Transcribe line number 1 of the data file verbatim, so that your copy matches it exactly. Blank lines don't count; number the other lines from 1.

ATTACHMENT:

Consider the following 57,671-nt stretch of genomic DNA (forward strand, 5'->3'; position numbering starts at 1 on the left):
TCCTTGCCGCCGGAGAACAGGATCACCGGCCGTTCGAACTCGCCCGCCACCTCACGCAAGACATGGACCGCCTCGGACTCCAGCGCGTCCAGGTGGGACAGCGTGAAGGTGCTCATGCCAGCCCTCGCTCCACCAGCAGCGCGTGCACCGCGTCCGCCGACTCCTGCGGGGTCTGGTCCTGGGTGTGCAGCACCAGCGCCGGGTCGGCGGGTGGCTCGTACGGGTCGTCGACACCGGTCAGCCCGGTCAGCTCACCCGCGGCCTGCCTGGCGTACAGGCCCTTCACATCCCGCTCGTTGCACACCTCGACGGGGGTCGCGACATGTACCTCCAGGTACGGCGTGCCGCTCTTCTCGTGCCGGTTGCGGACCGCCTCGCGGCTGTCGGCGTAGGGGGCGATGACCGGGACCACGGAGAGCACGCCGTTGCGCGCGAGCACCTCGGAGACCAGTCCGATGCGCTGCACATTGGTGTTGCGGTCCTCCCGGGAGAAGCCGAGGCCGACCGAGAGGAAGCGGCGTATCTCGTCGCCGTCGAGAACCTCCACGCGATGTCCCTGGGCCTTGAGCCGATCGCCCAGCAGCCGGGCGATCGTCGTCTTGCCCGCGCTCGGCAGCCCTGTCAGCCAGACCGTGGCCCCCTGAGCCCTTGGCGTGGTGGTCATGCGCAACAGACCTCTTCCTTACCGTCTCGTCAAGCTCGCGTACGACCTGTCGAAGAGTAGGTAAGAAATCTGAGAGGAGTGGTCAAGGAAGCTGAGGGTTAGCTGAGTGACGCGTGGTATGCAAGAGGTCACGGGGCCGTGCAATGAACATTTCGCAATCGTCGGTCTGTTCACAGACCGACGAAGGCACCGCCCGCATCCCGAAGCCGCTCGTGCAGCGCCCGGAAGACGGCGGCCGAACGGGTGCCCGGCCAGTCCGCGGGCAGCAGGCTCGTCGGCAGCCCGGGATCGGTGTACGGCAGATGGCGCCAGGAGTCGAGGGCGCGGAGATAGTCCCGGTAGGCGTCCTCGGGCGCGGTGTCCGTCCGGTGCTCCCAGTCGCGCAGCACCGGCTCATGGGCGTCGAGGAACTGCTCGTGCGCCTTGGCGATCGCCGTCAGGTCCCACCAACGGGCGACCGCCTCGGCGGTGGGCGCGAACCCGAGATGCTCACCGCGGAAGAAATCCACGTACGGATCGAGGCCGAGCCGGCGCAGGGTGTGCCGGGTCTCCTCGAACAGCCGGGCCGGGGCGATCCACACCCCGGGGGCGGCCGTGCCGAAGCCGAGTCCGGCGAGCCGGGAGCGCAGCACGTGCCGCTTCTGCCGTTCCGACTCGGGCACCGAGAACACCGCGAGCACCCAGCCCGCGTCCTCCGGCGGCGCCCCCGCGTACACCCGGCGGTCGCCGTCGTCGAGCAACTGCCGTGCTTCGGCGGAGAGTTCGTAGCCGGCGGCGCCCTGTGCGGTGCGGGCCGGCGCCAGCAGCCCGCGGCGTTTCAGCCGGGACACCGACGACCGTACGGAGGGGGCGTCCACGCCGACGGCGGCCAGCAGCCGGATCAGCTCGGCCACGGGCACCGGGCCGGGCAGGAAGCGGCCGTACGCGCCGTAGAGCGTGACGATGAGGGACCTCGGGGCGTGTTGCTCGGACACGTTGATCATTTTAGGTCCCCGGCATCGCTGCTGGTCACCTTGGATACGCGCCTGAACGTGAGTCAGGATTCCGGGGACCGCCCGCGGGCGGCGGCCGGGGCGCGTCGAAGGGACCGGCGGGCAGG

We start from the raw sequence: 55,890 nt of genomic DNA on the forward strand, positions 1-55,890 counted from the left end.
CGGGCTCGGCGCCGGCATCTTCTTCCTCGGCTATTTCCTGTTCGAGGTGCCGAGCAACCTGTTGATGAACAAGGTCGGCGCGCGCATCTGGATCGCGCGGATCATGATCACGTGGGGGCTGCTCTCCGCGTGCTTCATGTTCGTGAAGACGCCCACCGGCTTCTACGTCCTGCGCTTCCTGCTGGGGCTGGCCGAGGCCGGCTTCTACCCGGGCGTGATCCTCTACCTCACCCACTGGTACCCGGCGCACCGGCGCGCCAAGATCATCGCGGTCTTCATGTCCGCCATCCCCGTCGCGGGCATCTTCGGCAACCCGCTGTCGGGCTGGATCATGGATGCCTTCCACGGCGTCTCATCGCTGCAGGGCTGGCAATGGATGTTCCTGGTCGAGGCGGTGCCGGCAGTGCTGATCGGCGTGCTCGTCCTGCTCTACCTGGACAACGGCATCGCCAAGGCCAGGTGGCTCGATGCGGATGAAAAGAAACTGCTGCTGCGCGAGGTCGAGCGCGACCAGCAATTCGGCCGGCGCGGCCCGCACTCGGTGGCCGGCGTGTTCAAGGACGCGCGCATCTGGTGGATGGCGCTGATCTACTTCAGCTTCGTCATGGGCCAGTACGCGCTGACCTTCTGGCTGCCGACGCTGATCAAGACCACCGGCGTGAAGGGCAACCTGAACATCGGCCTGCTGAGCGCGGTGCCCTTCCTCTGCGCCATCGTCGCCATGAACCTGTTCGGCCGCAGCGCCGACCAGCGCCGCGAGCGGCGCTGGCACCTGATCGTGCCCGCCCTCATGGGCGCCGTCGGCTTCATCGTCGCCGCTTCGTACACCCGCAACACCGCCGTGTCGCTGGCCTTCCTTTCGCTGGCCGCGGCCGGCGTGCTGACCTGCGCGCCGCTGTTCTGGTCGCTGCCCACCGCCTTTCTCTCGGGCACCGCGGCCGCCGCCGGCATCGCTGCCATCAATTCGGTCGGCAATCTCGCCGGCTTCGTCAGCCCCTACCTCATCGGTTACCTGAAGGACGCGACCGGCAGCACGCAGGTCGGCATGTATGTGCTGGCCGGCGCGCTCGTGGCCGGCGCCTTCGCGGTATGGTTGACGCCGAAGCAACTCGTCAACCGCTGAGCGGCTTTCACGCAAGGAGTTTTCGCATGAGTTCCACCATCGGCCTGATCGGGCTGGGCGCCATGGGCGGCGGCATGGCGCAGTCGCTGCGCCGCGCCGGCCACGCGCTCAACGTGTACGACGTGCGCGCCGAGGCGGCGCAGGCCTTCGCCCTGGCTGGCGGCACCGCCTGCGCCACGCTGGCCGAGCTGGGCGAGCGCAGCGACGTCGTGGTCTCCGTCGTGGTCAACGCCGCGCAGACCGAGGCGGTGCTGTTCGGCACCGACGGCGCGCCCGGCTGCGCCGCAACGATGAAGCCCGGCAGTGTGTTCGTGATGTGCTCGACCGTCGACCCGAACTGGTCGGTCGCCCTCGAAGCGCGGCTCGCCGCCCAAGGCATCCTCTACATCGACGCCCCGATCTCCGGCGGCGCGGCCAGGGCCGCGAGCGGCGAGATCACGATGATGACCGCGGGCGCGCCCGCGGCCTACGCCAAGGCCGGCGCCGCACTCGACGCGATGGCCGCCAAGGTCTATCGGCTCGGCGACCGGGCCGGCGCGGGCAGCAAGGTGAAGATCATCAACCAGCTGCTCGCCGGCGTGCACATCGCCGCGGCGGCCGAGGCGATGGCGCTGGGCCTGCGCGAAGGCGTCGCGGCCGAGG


Consider the following 57,671-nt stretch of genomic DNA (forward strand, 5'->3'; position numbering starts at 1 on the left):